The gentle kiss of semillon

Sit me down with someone who is enthusiastic about semillon and I’m happy. Sit me down with someone who’s even more enthusiastic about Hunter Valley semillon and I’m even happier. I think Bizoe Wines’ Rikus Neethling was surprised to find a fellow Hunter enthusiast here but when we got together over lunch, it allowed him to elaborate on his latest project, knowing his audience (me) understood what he was talking about and is familiar with the wines.

Rikus Neethling with his range of Bizoe wines

Before we got around to that discussion, Neethling poured his Henriëtta (named for his mother; the whole family is recognised in the range), a semillon-sauvignon blend, unlike most which see sauvignon the dominant variety.

As the style should, the older the wine, the more the semillon with its silky, textured feel, shines, sauvignon driving freshness in the background. It does have the ring of the more beeswaxy, earthy tones of old Franschhoek fruit, source of both varieties; the semillon from 21 year old vines on DP Burger’s property, Glenwood.

Henriëtta 2016 remains friskily fresh with just a wave of silky semillon peeping through at the end. Rather than oak, Neethling vinified half of the semillon in Flextank, an egg-shaped tank made of polyethelyne which allows for 20 mg per year of oxygen ingress; in other words, the effect of oak without any oak. The grape’s waxy breadth is more developed in the savoury 2015, probably encouraged by being oak fermented, though good vitality should allow for much more complexity of flavour and texture with age. It’s certainly the most harmonious of the trio, 2010 recognisably of a style, with supple breadth but short on the necessary freshness. Probably best to drink up soon. That said, the three vintages illustrated with interest the sort of progression and development one would anticipate.

We’ll have to wait and see how things or rather the wine evolves under Neethling’s new project, which is to produce a semillon ‘like those in the Hunter Valley’. What Neethling means is an early-picked, so lowish-alcohol (+-10%), unoaked white that turns from a youngster braced by fine, natural acid and a splash of citrus (a little like a youthful riesling, by which name the variety used to be known in the Hunter) into an altogether more amazing toasty character as it ages, fooling many into thinking it had a spell in wood.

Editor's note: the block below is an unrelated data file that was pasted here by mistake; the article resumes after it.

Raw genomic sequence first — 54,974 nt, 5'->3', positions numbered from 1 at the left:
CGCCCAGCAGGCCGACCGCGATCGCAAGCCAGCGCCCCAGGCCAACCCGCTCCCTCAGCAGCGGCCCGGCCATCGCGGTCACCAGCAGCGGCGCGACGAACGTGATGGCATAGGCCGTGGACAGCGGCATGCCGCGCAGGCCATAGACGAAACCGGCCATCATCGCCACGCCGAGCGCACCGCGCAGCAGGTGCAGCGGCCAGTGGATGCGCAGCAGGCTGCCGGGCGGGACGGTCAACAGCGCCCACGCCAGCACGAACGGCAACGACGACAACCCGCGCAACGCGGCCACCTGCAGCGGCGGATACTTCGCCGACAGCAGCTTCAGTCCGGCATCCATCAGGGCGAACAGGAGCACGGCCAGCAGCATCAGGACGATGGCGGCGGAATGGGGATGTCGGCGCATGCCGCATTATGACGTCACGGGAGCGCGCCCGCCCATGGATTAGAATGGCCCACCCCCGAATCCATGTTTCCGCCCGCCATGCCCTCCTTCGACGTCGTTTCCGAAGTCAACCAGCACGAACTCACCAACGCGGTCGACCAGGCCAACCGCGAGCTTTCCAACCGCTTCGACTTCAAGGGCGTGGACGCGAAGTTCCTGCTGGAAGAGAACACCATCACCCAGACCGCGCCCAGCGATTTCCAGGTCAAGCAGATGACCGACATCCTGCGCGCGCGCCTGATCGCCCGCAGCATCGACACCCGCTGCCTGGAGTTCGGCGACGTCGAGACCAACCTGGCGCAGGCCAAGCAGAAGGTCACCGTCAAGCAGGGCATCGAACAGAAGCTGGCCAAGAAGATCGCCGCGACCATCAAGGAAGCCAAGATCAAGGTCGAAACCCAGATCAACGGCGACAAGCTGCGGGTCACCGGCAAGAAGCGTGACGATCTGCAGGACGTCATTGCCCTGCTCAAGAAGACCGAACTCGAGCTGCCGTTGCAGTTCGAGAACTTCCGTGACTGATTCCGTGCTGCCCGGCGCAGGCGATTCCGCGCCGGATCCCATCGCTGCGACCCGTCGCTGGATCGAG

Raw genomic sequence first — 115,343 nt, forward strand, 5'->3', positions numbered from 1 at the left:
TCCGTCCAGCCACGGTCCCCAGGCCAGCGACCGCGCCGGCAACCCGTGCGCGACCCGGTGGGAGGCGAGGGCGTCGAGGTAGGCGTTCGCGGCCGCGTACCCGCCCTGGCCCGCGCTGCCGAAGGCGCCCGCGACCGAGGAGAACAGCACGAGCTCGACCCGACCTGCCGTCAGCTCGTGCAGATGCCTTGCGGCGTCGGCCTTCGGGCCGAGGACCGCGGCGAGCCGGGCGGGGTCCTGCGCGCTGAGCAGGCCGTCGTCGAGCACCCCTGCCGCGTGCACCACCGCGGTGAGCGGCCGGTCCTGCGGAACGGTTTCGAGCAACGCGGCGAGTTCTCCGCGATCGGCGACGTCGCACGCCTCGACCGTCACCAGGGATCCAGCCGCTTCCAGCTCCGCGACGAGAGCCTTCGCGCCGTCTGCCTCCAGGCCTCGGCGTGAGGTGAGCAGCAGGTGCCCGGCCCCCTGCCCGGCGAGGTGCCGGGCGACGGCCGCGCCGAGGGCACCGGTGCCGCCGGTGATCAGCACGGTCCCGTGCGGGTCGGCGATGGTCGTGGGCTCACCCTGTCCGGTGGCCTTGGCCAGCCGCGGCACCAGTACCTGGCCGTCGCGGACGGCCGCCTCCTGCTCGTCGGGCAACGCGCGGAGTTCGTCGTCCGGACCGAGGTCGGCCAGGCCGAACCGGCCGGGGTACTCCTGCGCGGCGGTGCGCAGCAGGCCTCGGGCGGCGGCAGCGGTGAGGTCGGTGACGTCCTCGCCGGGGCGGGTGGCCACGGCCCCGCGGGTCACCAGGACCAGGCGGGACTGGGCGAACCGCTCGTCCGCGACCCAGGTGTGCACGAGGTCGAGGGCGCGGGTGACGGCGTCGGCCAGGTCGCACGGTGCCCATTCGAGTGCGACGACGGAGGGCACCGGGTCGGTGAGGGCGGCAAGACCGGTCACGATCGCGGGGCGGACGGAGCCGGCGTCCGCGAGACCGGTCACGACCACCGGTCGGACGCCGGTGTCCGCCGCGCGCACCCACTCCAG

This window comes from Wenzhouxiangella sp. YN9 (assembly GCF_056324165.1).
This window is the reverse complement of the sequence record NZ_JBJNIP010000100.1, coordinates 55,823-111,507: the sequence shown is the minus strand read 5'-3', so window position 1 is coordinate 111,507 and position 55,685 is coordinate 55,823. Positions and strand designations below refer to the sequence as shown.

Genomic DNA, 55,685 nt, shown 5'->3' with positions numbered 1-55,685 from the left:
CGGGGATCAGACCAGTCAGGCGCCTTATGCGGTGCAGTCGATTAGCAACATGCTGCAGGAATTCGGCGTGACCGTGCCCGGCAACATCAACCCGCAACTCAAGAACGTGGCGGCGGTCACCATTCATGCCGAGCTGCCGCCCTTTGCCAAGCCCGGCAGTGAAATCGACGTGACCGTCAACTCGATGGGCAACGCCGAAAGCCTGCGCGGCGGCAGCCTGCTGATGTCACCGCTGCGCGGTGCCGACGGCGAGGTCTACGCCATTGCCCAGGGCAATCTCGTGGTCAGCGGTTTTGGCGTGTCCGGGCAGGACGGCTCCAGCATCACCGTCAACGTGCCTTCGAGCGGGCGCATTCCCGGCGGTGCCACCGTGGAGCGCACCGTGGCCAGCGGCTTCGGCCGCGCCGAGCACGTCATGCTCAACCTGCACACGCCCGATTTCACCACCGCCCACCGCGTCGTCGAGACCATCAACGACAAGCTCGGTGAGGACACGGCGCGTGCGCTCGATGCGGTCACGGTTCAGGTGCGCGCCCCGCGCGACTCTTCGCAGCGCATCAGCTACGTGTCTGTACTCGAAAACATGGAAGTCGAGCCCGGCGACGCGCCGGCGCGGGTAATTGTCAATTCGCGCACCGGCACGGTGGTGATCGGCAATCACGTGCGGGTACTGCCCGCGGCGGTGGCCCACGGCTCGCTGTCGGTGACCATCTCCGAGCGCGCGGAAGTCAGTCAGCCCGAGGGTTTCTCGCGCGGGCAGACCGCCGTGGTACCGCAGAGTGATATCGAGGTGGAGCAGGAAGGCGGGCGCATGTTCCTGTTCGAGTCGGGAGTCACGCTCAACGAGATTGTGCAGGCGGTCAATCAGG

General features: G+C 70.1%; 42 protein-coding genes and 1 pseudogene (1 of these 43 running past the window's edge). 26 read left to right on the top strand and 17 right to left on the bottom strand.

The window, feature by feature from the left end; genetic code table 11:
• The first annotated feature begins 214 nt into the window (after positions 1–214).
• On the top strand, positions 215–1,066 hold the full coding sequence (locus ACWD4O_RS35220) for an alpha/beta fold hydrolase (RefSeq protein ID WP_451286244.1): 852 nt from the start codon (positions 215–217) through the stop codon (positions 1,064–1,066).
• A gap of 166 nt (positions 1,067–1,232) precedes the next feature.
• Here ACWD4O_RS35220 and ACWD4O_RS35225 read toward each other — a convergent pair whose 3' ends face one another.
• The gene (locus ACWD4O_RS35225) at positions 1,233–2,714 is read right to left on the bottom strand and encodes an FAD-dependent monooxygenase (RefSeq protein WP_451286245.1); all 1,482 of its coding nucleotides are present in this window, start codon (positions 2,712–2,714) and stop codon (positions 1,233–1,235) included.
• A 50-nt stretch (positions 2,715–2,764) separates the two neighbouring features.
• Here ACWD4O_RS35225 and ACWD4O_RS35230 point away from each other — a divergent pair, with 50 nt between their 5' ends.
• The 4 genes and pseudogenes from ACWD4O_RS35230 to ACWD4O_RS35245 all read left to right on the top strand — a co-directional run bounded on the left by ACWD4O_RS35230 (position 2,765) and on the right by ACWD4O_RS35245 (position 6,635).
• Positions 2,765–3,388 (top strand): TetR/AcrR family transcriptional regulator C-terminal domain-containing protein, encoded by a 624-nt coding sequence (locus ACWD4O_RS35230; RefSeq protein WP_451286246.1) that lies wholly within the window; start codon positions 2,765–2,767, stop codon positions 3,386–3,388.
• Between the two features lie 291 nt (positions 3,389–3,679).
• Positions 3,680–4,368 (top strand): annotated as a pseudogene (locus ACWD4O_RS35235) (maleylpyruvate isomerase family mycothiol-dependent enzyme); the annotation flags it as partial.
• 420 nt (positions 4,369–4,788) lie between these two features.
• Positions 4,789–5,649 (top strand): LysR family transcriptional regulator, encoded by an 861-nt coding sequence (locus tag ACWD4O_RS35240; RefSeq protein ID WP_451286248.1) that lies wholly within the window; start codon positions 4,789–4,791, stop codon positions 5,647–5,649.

Neethling was inspired by a recent visit to the region, where he had the opportunity to taste older vintages from Tyrrells, one of the leading semillon producers in the area. The current 2012 release of Tyrrells flagship Vat 1, one of the Hunter’s most admired semillons, sells for Aus$85 (just over R900!); amazingly, it is one of 11 semillons, either varietal or blended in the range.

Opened April 2017, this 32-year old Tyrrells semillon was still going strong.

Hunter Valley semillon is one of those strange wines, hugely popular with media (myself included) and a small number of consumers, but not understood by the wineloving public as a whole.

So, it’s going to be interesting to see how Neethling’s new wine, with fruit sourced from Darling bush vines as well as Glenwood, is received. If his attempt to create a South African version of Hunter Valley semillon raised one eyebrow, the other shot up when Neethling told me of his aim to release just 20% of each vintage each year, so the last tranche of 2018 will be five years old when it’s eventually released in 2023.

We are living in the age of innovation and bravado among South African winemakers and more open-minded wine drinkers. Rikus Neethling and his Bizoe wines (a new, still-tight chardonnay, Flextank, naturally-fermented, old oak-matured; an almost-too-easy Breedekloof shiraz and a Noble Late from, surprise, semillon complete the range) aren’t as high-profile as many other producers, this new project could make them more of a household name.

I, for one, shall follow the new project with interest and really hope it produces yet another talking point South African wine.


Celebrating 20 years of Stellenbosch cabernet

There must be many winemakers whose personalities are reflected in those of their wines; one who immediately springs to mind for me is Etienne le Riche. In the many years I’ve known Etienne, I’ve always seen him as having a quiet yet firm personality. This is also reflected in his wines, the cabernets especially, first at Rustenberg and, since 1997 under his own label.

Etienne & Christo le Riche

Throughout his winemaking career, Le Riche has stood by his three-pillar vision of quality, elegance and consistency; elegance, he explains is a wine with velvety softness and succulence more than extraction and high alcohols; consistency maintains quality while staying with modern trends, rather than producing wines of a sameness every year. The question of who decides on quality – the consumer, media or winemaker – was a pillar le Riche left hanging, but surely consistency itself is an important element.

Consistency of style was an issue his son, Christo le Riche picked up on at the family’s recent 20 year celebration. He took over the winemaking reins in 2010 and shares a similar philosophy as his father. It’s a year Le Riche jnr. describes as a tipping point, when the search started for their own piece of land. The following year, they purchased Raithby, a property on the lower slopes of the Helderberg but without any cabernet; fruit continues to be sourced from growers in Jonkershoek and Firgrove, with Simonsberg now added to the mix.

If Raithby doesn’t have cabernet vineyards, it does now have a cellar; a cellar specifically designed not to change the Le Riche style. ‘The open top fermenters have precisely the same dimensions as in our previous winery,’ Le Riche jnr. specified, ‘We also use our old 1940 press; it doesn’t break!’ The one change is more space, with sufficient concrete tanks to keep each batch separate.

Etienne & Yvonne testing the wines before the tasting.